Brussels Jewish museum suspect denies murder charges
The lawyer representing Mehdi Nemmouche, the Frenchman suspected of killing four people at the Jewish museum in Brussels, denied that Nemmouche committed the murders.
Nemmouche, 29, says he stole the AK-47 assault rifle and handgun that customs officers found in his possession on May 30 in Marseille, Nemmouche’s lawyer, Apolin Pepiezep, said Wednesday during an interview with the French broadcaster i>TELE.
The lawyer said Nemmouche stole the weapons from a parked car in Brussels and planned to sell them in Marseille. He added that his client should not be extradited to Belgium to face murder charges because “nothing connects him to the murders.”
On May 24, a man entered the museum with an assault rifle that appeared to be an AK-47 and a handgun. He killed four people, two Israeli tourists and two museum staffers.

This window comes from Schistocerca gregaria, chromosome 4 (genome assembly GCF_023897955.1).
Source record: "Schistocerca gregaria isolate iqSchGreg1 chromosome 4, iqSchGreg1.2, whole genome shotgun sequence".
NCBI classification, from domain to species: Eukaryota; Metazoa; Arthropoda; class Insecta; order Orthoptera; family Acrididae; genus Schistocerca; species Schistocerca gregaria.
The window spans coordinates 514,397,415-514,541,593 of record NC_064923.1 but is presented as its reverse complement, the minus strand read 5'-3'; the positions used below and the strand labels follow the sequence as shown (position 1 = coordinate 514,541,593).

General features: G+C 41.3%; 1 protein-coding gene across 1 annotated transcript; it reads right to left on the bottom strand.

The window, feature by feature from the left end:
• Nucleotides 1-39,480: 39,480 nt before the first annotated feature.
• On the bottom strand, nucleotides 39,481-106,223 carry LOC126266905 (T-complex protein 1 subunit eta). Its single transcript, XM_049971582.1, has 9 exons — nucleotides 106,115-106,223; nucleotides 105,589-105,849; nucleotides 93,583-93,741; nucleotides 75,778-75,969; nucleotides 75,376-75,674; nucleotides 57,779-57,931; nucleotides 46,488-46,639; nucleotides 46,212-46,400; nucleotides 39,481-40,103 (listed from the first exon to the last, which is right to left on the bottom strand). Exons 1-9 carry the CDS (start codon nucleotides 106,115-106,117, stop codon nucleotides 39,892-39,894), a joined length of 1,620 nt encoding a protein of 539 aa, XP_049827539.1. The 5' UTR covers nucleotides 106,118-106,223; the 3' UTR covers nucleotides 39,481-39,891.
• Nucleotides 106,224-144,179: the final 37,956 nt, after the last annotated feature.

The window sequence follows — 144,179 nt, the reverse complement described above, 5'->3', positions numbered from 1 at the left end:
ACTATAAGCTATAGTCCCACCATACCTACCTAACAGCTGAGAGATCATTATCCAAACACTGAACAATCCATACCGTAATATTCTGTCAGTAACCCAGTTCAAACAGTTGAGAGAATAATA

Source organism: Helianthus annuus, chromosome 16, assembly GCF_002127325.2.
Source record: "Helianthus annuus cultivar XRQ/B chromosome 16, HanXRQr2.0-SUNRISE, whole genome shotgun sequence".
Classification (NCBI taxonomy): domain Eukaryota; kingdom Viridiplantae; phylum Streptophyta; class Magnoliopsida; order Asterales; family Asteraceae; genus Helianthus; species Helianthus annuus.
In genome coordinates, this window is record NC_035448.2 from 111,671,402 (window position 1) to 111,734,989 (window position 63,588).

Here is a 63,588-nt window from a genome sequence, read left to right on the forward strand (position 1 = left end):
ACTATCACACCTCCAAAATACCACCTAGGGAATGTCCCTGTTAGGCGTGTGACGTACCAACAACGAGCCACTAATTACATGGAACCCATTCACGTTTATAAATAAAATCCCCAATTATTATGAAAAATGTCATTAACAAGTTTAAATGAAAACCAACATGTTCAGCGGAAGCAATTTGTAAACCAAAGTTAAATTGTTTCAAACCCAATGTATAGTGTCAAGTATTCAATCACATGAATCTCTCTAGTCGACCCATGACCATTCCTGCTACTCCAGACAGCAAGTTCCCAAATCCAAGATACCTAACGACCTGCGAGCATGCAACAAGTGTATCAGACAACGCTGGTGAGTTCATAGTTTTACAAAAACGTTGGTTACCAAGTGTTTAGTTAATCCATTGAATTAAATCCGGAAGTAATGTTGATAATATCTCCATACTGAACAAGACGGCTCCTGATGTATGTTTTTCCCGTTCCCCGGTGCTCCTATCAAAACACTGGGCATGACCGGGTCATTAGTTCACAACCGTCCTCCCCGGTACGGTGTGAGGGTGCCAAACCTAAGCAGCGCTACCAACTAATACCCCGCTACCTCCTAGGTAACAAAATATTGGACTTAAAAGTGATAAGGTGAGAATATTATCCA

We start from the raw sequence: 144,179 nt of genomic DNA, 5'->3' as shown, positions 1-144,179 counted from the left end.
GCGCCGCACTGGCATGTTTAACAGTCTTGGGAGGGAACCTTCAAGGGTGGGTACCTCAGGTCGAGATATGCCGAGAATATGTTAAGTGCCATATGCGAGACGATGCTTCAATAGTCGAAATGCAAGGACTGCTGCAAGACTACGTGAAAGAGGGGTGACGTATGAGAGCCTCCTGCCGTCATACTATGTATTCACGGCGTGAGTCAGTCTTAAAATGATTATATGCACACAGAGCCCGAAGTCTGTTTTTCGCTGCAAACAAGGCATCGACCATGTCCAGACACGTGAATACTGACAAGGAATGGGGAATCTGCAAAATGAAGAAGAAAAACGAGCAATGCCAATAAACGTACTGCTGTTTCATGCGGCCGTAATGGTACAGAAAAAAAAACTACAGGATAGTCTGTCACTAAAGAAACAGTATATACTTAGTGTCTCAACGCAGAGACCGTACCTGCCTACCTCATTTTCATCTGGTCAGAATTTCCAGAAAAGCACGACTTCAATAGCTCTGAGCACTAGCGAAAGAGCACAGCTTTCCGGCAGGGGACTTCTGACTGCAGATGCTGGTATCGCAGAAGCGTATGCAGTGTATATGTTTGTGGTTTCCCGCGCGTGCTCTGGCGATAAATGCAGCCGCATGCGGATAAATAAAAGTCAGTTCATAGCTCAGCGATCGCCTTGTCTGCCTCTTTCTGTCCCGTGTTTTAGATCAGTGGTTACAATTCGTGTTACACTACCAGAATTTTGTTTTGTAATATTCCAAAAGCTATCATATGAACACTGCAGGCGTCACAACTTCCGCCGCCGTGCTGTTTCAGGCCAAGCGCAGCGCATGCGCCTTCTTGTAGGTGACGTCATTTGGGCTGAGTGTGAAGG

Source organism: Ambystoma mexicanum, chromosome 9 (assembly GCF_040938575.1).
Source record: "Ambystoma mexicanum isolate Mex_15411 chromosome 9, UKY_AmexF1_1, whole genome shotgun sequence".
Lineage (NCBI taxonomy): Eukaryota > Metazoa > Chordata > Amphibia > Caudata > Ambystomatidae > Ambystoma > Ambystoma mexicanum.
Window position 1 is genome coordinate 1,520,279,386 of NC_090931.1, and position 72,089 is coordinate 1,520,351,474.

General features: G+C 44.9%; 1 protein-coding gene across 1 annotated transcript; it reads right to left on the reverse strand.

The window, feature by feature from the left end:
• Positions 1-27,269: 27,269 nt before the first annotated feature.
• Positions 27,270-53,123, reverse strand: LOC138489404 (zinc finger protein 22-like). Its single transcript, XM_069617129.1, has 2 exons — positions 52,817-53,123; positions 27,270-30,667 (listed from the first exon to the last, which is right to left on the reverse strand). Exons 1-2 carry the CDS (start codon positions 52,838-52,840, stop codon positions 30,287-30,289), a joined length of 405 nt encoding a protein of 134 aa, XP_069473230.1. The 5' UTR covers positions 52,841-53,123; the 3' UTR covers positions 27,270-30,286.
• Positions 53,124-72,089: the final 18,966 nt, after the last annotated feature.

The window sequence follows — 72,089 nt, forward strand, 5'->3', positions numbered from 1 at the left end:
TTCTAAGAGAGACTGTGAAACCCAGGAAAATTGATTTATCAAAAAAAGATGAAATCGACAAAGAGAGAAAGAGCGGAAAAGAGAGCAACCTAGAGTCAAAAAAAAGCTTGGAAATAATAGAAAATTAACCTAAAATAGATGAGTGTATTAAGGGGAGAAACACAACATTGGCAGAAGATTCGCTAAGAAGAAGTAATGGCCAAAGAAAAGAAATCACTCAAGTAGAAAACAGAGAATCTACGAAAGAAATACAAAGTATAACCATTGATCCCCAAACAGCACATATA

French police said on June 1 that they believed Nemmouche committed the May 24 murders at the Jewish Museum of Belgium and then travelled to Marseille in southern France aboard a bus. He was arrested at a routine customs inspection of the passengers on the bus, which left from Amsterdam via Brussels to France.
Belgian federal prosecutor Frederic Van Leeuw said Sunday that a video found after Nemmouche’s arrest contains his voice claiming responsibility for the attack and murders. Nemmouche had tried to film the attack, according to Van Leeuw, but the camera failed.
Nemmouche, who lived in the French city of Roubaix on the border with Belgium, had spent several years in a French jail for armed robbery. French authorities believe he left for Syria via Belgium to fight with jihadists in 2012, before returning to Europe.